The part I love best about my doctor is that he doesn't "do" knee-jerk reactions. He doesn't overreact or underreact to things. He weighs things out slowly and deliberately, looks at all of the "what ifs", and then plans his mode of attack from there. Some things are worth more than money to me, and one of them is my relationship with my doctor. I would rather spend more money to make the trip to see him than have a doctor right in my own town who could get an attack of the heebie jeebies over writing narcotics prescriptions because of something they read in a magazine or saw on the news. I'm not up for that kind of trade off or that kind of worry, that every visit could be the one where the doctor decides that they're a family practice doctor and not a pain management doctor, and that writing prescriptions for narcotics is something that is best left to the specialists. I've got my specialist, I'm sticking with him.
I do agree with the point made about us CP Pt's not having enough right's. We can and some have been kicked out or fired because of one false negitive test result and that needs to be stopped. I totally agree with that!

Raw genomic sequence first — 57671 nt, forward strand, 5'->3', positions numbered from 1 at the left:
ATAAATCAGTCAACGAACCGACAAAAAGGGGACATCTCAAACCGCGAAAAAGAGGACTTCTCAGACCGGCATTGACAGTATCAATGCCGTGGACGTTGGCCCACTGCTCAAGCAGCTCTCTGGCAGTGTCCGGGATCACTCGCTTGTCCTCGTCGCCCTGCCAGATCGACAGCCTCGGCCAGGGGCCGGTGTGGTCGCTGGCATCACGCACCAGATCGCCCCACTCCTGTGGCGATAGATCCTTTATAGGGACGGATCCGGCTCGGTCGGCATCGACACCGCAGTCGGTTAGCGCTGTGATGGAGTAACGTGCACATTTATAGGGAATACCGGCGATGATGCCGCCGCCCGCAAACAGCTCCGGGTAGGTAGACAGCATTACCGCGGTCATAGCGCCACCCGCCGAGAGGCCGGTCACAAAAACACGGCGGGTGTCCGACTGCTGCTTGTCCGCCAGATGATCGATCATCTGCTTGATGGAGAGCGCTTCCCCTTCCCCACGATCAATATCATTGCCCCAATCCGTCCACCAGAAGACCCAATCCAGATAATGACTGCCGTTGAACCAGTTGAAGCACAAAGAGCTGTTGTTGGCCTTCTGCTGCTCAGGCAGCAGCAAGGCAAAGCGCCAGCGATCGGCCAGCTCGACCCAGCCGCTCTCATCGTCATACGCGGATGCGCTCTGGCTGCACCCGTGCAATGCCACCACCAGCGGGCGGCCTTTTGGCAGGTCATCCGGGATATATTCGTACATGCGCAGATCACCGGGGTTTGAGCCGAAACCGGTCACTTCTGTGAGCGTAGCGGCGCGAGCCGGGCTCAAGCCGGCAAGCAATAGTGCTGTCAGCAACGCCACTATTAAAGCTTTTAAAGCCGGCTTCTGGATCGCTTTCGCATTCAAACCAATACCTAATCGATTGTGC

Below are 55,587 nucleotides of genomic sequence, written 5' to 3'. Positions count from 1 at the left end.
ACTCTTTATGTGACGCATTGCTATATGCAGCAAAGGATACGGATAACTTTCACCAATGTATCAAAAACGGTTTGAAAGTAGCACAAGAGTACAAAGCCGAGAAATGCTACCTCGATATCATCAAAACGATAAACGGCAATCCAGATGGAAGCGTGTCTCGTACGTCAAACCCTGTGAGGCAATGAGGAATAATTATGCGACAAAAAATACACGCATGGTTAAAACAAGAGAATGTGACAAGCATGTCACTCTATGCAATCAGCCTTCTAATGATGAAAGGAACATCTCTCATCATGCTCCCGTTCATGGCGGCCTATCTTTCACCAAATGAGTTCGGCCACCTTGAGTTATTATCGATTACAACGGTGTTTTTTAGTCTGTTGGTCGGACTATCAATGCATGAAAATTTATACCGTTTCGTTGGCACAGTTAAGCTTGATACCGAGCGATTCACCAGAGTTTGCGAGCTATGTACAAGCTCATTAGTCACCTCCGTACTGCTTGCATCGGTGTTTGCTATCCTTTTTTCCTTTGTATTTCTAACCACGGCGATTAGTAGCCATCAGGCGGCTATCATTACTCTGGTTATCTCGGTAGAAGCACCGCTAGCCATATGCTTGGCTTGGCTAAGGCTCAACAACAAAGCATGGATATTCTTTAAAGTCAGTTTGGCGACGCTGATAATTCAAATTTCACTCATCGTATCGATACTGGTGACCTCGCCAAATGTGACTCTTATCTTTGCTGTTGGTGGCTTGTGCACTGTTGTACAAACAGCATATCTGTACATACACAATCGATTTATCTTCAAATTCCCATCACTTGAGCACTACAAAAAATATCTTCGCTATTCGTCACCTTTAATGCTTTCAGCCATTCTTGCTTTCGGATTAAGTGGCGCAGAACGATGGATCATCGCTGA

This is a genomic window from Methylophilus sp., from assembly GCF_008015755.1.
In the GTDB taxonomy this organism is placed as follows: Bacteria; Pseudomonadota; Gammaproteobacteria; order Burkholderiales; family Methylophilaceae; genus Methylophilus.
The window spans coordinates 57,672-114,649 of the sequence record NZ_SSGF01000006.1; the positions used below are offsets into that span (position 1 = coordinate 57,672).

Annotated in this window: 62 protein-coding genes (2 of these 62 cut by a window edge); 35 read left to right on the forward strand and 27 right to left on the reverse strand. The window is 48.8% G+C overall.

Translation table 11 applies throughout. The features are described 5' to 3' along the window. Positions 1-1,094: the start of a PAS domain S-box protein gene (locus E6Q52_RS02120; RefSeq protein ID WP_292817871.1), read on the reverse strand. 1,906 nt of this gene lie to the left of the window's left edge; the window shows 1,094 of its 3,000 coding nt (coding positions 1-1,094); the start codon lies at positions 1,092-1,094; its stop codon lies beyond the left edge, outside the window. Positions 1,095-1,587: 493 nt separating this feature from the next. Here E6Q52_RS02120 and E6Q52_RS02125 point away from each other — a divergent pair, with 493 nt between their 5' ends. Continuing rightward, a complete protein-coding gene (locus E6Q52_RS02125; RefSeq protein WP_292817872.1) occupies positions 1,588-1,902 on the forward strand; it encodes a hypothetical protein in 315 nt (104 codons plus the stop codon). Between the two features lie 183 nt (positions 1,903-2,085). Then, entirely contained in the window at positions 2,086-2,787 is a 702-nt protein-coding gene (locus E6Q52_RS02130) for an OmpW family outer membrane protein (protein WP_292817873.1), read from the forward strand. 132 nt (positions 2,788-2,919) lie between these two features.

When I posted this my intention was to have other see both sides. We often see the CP Pt's side as there has been many posts where a member has been fired due to one false negitive result but we do not see the doctor's side of it often.
Believe me I understand the anger and humulation that's invovled when one is fired unjustly.
We need to think of a better way to kick the ones who divert to the curb w/o affecting the true legitimate Pt's.
I do not have the answer other than give the Pt the benifit of doubt and ask for a second test when a false negitive result is given. There ARE too many mistakes made to assume the first test is correct. I have done a lot of research on false negitives and there is just too many varibles and when your dealing with humans there is always room for error. It is just reality that human beings do make mistakes and to base someones health care on that is rediculious to me.
We do have to do something though other than post our feelings on the subject, something that will bring forth change.
Any suggestions on how we can accomplish this?
Yeah Ghilly my current Pain Mgmt. clinic is now moving, another 15 minutes away and that kind of irks me. Since they can't fax prescriptions for opiates(Never understood this, wouldn't that be safer? Doctor to Pharmacy, bypassing the patient?) I now need to go all the way out there. It's a pain, and I do drive. I hope you find a closer place.